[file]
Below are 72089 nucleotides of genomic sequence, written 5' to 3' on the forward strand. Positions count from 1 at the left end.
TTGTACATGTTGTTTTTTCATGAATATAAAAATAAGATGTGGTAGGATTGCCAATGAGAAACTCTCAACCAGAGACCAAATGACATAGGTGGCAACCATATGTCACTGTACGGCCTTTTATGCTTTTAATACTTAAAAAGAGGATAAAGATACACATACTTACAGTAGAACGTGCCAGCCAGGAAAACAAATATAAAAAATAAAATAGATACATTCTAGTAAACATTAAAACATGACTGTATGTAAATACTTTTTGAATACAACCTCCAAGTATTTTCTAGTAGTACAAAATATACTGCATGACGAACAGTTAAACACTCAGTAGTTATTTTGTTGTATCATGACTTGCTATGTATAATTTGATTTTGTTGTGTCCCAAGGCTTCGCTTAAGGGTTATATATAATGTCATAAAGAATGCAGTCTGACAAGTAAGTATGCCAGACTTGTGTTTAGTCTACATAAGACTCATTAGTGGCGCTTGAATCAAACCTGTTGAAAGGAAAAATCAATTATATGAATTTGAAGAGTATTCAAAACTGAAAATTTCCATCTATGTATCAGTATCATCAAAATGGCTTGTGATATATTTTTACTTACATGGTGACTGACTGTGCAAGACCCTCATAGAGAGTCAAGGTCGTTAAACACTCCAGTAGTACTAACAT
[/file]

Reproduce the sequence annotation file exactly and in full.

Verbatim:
Below are 72089 nucleotides of genomic sequence, written 5' to 3' on the forward strand. Positions count from 1 at the left end.
TTGTACATGTTGTTTTTTCATGAATATAAAAATAAGATGTGGTAGGATTGCCAATGAGAAACTCTCAACCAGAGACCAAATGACATAGGTGGCAACCATATGTCACTGTACGGCCTTTTATGCTTTTAATACTTAAAAAGAGGATAAAGATACACATACTTACAGTAGAACGTGCCAGCCAGGAAAACAAATATAAAAAATAAAATAGATACATTCTAGTAAACATTAAAACATGACTGTATGTAAATACTTTTTGAATACAACCTCCAAGTATTTTCTAGTAGTACAAAATATACTGCATGACGAACAGTTAAACACTCAGTAGTTATTTTGTTGTATCATGACTTGCTATGTATAATTTGATTTTGTTGTGTCCCAAGGCTTCGCTTAAGGGTTATATATAATGTCATAAAGAATGCAGTCTGACAAGTAAGTATGCCAGACTTGTGTTTAGTCTACATAAGACTCATTAGTGGCGCTTGAATCAAACCTGTTGAAAGGAAAAATCAATTATATGAATTTGAAGAGTATTCAAAACTGAAAATTTCCATCTATGTATCAGTATCATCAAAATGGCTTGTGATATATTTTTACTTACATGGTGACTGACTGTGCAAGACCCTCATAGAGAGTCAAGGTCGTTAAACACTCCAGTAGTACTAACAT